According to the College Board, more than 400 schools offer at least one early application option. About 10 percent of these offer both EA and ED.

Local colleges offer a mixed bag of alternatives. American University, Johns Hopkins, William & Mary, and Virginia Tech fall into the binding Early Decision category. The University of Maryland, George Mason, UMW, JMU, Catholic, UMBC, and Loyola of Maryland are non-binding Early Action schools. George Washington, the University of Richmond, and Washington & Lee have ED I & II, while Hood and Howard offer both ED and EA. Georgetown is EA, with some restrictions, and the University of Virginia offers no early application programs—for this year at least.

*Binding only at the time of deposit.

Oct 18, 2010

Now We Are Six(ty)

Picture shirtwaist dresses and bouffant hairdos. Lassie and The Smothers Brothers dominated Sunday nights, while the Andy Griffith Show, Bonanza, and Ed Sullivan continued as perennial family favorites, possibly reflecting the general optimism of an expanding economy.

Although the Vietnam War was clearly escalating, young men could still avoid the draft by applying to college. We quietly got the word not to trust anyone over thirty, but those in the know were “Talkin’ ‘bout My Generation” with Pete Townshend, who hoped he’d die before he got old.

By the late sixties, LSD had hit college campuses and the scent of marijuana sometimes mingled with cigarette smoke lingering in high school bathrooms. In this era, eighteen-year olds could drink in DC, and most schools allowed smoking in designated areas.

This was the world in which I applied to college.

The high school I attended was the first “vocational” school in the Washington metropolitan area and honored as such by a presidential visit from LBJ. In a class of 630, I was among a small subgroup of students on an “academic track."

A product of the "Sputnik" era, I was gently pushed in the direction of excellence in math and the sciences. Our school was located near a major Air Force Base and responded to the Russian challenge by making available advanced studies in science and math.

In fact, the bias in course offerings was such that a typical “good” student could only excel in those areas, as strength in other disciplines was dismissed as less important and largely unrecognized. I really don’t think anyone in my high school ever heard of Advanced Placement, although the program was already firmly entrenched in other areas of the country.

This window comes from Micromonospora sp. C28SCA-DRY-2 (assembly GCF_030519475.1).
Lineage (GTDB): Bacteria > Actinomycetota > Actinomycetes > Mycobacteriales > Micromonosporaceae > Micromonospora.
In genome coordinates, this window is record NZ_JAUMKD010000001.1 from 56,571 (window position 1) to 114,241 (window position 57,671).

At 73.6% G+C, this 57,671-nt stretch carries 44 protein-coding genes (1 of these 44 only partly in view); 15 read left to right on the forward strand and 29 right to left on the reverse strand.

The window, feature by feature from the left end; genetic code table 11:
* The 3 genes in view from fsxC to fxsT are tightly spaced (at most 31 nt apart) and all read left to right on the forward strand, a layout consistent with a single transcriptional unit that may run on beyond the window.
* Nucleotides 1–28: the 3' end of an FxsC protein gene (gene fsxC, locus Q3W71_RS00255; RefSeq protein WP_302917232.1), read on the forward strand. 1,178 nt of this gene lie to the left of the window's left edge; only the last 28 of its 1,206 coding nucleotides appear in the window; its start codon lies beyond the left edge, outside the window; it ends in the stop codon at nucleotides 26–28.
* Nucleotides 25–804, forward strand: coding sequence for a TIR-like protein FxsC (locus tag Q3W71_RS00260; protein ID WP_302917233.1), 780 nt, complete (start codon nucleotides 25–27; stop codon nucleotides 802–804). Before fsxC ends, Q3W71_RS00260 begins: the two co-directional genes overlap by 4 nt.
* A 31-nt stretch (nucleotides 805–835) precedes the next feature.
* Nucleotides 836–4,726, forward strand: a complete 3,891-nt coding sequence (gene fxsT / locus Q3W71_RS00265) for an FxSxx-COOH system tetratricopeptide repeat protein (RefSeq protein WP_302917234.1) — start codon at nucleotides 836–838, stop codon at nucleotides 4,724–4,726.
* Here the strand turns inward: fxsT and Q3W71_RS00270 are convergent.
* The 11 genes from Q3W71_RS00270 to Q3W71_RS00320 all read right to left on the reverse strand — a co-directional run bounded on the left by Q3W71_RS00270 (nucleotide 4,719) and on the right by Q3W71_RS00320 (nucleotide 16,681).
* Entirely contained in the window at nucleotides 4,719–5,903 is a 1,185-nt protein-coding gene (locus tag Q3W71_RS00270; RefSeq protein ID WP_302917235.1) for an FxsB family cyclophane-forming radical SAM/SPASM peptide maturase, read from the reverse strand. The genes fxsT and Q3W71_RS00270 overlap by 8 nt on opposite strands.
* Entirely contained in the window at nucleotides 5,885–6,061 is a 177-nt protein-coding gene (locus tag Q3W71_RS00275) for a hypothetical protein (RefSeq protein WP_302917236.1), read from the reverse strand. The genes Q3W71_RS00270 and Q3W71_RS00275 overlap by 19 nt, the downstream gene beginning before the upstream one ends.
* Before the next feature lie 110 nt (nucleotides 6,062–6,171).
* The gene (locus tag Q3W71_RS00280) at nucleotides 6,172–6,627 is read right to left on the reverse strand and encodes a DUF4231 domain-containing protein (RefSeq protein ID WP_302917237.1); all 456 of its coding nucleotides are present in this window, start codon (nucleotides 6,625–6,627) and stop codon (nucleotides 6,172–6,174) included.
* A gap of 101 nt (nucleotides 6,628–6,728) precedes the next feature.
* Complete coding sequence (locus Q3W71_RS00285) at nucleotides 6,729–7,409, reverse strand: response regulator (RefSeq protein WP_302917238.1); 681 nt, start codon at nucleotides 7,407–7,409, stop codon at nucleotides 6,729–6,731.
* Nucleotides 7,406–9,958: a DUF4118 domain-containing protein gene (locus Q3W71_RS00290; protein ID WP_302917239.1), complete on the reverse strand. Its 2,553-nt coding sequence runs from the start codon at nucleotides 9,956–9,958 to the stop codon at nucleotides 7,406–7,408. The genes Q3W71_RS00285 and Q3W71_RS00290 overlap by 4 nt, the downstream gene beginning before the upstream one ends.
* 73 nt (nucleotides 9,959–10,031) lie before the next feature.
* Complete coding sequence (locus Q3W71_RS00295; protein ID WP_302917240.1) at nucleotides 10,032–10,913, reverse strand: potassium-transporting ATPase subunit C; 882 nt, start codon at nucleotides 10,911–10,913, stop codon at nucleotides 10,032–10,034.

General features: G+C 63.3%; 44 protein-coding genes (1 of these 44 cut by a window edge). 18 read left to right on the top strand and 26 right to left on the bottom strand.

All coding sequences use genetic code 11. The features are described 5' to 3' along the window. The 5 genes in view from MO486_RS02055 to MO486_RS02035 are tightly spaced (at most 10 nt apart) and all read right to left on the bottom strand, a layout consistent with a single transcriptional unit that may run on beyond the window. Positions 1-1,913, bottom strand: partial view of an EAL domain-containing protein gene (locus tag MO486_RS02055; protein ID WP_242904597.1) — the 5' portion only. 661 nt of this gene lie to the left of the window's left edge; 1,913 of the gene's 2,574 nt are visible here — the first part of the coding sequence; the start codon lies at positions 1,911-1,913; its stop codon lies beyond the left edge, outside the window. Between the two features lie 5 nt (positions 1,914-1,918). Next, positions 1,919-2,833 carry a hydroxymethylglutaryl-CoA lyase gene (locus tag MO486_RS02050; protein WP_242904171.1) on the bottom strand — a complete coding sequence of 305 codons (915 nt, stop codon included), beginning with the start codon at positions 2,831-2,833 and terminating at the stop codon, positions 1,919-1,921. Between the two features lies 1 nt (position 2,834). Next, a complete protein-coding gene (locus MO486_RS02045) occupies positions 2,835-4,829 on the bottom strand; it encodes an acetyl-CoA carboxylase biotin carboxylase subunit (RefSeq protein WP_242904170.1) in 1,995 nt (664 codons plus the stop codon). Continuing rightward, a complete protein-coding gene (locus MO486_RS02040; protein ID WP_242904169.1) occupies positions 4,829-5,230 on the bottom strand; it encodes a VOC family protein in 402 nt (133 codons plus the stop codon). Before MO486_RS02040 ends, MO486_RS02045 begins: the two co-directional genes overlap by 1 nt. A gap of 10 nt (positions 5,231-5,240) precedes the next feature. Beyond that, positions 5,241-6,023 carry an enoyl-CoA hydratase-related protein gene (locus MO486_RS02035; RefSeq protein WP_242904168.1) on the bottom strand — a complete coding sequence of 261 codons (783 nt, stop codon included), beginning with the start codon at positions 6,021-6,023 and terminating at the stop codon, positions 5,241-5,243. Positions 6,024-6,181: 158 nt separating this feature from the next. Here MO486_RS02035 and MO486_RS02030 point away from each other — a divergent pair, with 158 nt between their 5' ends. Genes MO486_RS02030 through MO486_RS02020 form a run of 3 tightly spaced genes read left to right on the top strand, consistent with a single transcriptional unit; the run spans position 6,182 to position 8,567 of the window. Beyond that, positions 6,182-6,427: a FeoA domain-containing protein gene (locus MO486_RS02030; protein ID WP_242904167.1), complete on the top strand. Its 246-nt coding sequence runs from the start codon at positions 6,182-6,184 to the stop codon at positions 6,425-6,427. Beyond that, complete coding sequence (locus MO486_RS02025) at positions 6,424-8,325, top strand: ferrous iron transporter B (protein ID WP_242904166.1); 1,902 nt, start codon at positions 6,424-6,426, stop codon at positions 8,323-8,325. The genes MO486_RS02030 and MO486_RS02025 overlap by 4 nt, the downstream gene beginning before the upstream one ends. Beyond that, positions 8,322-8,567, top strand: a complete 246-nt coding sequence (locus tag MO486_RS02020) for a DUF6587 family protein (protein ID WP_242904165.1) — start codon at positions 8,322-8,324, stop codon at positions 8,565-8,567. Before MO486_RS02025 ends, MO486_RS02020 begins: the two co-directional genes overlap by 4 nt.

Nevertheless, by the time I graduated, I had taken advanced math classes (two years of calculus) and participated in innovative science and lab programs. Because I did particularly well in math, it was assumed I would pursue math studies at the university level and possibly teach—a logical profession for young women.

In the fall of 1967, I began the process of applying to college. I was a member of the National Honor Society and a minor officer in the Future Teachers of America. Along with the rest of the college-bound seniors, I had already taken the SAT’s—SAT I (Reasoning) in the morning and SAT II (Subject) in the afternoon. The scores were reasonably good, but look better now with the extra 50 points the College Board added a few years ago. I never gave the slightest consideration to taking them a second time.

My best friend and I visited two colleges in the South. There were no organized tours. We just walked around the campuses and observed young women in pearls and young men in blazers. The trip was useful insofar as it confirmed our inclinations to go elsewhere.

At some point, I decided to apply to the University of Pennsylvania. The rest of the Ivy League, as well as many name liberal arts colleges, was not accepting women. Penn seemed like a reasonable distance from home—easily accessible by train and in a major city. My mother, who never attended college, did not approve and lobbied for something closer to home.